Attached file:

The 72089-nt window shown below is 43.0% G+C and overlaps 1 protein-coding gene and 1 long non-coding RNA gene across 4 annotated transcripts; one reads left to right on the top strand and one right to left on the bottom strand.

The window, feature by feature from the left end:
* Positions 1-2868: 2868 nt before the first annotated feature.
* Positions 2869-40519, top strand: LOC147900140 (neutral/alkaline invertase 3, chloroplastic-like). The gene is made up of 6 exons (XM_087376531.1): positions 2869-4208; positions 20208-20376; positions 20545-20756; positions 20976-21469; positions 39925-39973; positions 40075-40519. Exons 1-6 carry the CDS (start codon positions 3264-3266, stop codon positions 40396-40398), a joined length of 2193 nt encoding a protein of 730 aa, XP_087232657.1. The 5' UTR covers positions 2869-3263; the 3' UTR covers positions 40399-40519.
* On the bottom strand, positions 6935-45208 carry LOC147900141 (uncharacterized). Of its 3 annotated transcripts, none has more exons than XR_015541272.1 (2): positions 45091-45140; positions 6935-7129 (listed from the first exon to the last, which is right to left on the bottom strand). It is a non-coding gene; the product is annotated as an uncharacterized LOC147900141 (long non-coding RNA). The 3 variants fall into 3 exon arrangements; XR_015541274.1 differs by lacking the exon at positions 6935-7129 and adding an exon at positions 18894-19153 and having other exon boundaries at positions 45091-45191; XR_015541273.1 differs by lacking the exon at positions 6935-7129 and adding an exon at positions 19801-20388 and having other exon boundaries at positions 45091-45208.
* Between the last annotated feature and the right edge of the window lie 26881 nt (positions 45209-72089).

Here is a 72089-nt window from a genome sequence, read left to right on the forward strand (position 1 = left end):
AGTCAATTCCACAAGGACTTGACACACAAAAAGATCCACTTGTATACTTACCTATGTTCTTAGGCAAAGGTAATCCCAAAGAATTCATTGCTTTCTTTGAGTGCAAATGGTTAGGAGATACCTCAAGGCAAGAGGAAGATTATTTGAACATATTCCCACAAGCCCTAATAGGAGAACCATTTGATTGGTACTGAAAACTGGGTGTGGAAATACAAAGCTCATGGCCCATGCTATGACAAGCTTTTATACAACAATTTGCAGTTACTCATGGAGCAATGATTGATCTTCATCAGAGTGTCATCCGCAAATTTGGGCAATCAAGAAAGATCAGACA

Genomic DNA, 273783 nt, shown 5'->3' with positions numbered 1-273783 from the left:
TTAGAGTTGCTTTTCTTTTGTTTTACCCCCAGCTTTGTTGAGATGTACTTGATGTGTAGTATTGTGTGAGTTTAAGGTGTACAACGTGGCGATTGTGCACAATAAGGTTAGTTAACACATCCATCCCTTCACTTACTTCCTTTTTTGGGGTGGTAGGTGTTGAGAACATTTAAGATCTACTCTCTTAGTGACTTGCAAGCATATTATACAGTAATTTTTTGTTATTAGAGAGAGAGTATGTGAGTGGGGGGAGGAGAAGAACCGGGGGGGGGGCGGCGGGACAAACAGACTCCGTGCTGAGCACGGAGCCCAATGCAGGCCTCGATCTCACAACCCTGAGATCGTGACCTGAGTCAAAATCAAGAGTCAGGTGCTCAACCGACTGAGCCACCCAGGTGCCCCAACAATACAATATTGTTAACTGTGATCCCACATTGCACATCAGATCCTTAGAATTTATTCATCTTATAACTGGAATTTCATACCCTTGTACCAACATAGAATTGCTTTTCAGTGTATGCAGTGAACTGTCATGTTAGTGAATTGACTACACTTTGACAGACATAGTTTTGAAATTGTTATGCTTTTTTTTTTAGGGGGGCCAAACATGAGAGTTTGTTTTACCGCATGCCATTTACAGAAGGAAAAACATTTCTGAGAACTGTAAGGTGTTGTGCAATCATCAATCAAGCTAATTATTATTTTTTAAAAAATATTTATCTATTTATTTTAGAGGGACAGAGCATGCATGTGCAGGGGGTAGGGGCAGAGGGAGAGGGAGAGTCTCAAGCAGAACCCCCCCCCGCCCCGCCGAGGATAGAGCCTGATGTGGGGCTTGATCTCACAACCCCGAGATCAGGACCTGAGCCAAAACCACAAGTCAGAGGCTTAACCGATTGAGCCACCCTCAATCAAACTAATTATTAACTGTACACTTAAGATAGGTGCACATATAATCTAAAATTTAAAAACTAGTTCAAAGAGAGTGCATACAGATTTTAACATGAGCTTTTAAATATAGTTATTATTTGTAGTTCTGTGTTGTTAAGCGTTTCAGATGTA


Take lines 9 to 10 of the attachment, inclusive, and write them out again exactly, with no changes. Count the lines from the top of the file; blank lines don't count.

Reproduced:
Genomic DNA, 273783 nt, shown 5'->3' with positions numbered 1-273783 from the left:
TTAGAGTTGCTTTTCTTTTGTTTTACCCCCAGCTTTGTTGAGATGTACTTGATGTGTAGTATTGTGTGAGTTTAAGGTGTACAACGTGGCGATTGTGCACAATAAGGTTAGTTAACACATCCATCCCTTCACTTACTTCCTTTTTTGGGGTGGTAGGTGTTGAGAACATTTAAGATCTACTCTCTTAGTGACTTGCAAGCATATTATACAGTAATTTTTTGTTATTAGAGAGAGAGTATGTGAGTGGGGGGAGGAGAAGAACCGGGGGGGGGGCGGCGGGACAAACAGACTCCGTGCTGAGCACGGAGCCCAATGCAGGCCTCGATCTCACAACCCTGAGATCGTGACCTGAGTCAAAATCAAGAGTCAGGTGCTCAACCGACTGAGCCACCCAGGTGCCCCAACAATACAATATTGTTAACTGTGATCCCACATTGCACATCAGATCCTTAGAATTTATTCATCTTATAACTGGAATTTCATACCCTTGTACCAACATAGAATTGCTTTTCAGTGTATGCAGTGAACTGTCATGTTAGTGAATTGACTACACTTTGACAGACATAGTTTTGAAATTGTTATGCTTTTTTTTTTAGGGGGGCCAAACATGAGAGTTTGTTTTACCGCATGCCATTTACAGAAGGAAAAACATTTCTGAGAACTGTAAGGTGTTGTGCAATCATCAATCAAGCTAATTATTATTTTTTAAAAAATATTTATCTATTTATTTTAGAGGGACAGAGCATGCATGTGCAGGGGGTAGGGGCAGAGGGAGAGGGAGAGTCTCAAGCAGAACCCCCCCCCGCCCCGCCGAGGATAGAGCCTGATGTGGGGCTTGATCTCACAACCCCGAGATCAGGACCTGAGCCAAAACCACAAGTCAGAGGCTTAACCGATTGAGCCACCCTCAATCAAACTAATTATTAACTGTACACTTAAGATAGGTGCACATATAATCTAAAATTTAAAAACTAGTTCAAAGAGAGTGCATACAGATTTTAACATGAGCTTTTAAATATAGTTATTATTTGTAGTTCTGTGTTGTTAAGCGTTTCAGATGTA